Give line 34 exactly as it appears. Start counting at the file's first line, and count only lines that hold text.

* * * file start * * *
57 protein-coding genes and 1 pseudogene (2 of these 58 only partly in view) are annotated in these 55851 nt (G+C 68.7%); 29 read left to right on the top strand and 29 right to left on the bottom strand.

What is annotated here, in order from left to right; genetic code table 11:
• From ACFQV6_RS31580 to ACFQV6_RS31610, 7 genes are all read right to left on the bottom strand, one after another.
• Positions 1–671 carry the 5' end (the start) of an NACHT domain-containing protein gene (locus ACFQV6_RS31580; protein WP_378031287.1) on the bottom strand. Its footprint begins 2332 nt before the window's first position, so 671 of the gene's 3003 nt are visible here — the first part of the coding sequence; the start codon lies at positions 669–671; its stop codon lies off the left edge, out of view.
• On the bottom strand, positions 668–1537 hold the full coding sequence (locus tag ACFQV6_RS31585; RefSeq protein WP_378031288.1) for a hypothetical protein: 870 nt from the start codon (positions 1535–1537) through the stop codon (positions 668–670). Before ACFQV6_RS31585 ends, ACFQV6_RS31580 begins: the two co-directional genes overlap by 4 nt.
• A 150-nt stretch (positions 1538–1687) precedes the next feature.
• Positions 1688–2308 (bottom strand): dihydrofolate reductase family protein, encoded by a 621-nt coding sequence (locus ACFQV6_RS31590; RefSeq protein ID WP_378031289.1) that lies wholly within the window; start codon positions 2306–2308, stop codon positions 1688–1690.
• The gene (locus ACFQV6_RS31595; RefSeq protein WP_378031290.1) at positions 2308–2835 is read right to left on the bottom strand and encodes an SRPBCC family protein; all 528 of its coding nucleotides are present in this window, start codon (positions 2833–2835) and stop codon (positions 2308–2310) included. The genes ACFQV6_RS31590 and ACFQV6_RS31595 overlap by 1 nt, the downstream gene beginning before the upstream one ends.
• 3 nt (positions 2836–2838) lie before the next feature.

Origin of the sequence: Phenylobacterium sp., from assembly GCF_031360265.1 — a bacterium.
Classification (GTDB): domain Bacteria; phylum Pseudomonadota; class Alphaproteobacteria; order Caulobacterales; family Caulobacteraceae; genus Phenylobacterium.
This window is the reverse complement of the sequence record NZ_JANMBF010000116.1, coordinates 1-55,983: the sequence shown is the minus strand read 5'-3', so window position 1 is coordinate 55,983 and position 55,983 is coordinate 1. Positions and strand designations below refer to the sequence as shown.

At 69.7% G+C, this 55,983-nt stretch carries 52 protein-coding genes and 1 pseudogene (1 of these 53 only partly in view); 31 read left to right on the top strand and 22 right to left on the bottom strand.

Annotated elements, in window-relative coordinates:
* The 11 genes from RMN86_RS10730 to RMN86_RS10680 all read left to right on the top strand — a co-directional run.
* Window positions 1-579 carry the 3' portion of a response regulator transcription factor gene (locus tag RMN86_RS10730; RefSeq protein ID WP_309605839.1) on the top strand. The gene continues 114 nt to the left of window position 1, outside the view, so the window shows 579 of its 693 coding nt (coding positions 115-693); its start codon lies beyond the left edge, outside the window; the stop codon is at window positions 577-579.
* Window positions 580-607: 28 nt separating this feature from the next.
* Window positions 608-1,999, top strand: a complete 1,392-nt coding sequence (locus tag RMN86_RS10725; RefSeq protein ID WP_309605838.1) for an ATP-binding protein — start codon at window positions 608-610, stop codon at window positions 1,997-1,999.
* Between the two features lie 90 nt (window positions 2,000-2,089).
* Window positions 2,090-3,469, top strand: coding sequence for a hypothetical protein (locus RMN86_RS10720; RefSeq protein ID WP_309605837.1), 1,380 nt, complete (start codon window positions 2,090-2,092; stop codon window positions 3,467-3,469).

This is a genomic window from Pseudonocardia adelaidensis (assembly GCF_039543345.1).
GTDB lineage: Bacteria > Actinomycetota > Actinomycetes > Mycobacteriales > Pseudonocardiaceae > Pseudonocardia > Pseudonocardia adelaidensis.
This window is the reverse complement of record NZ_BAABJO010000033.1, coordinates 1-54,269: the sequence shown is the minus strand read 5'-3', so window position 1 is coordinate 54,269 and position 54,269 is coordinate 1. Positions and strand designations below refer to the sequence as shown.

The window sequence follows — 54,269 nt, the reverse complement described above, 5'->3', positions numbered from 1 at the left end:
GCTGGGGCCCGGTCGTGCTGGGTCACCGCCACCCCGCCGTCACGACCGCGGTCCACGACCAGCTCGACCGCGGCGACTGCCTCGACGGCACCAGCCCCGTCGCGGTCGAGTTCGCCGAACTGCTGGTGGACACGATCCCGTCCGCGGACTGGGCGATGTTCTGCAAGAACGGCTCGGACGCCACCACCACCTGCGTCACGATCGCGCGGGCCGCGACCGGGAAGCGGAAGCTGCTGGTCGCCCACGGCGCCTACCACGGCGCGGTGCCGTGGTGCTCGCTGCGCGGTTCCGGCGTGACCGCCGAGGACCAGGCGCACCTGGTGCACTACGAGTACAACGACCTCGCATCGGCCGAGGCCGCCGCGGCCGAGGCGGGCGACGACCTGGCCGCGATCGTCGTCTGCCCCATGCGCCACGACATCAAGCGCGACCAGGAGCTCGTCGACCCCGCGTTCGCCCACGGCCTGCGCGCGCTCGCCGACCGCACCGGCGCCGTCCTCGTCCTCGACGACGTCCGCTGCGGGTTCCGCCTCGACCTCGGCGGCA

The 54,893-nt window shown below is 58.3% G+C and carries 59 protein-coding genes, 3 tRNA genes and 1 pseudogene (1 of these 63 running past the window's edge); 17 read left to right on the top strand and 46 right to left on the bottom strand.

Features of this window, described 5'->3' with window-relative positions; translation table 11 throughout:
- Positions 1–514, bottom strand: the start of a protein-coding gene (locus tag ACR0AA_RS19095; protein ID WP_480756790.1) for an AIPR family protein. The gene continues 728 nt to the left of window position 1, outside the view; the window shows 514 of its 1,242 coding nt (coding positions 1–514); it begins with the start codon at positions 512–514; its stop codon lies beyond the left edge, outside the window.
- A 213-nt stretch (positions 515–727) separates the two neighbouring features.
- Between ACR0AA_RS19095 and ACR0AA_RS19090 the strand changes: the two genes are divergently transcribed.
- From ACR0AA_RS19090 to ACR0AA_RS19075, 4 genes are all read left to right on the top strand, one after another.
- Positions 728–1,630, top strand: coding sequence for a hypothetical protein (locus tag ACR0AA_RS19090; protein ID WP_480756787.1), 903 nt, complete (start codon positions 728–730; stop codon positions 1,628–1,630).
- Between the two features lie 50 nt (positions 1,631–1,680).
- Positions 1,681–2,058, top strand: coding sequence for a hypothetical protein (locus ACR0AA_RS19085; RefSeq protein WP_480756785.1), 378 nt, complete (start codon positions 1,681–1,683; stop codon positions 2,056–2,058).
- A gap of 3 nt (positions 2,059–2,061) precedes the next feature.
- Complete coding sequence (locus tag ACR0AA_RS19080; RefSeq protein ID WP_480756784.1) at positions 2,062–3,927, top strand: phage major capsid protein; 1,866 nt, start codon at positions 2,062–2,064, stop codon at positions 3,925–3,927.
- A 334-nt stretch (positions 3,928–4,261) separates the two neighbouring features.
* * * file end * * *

- Positions 1,681–2,058, top strand: coding sequence for a hypothetical protein (locus ACR0AA_RS19085; RefSeq protein WP_480756785.1), 378 nt, complete (start codon positions 1,681–1,683; stop codon positions 2,056–2,058).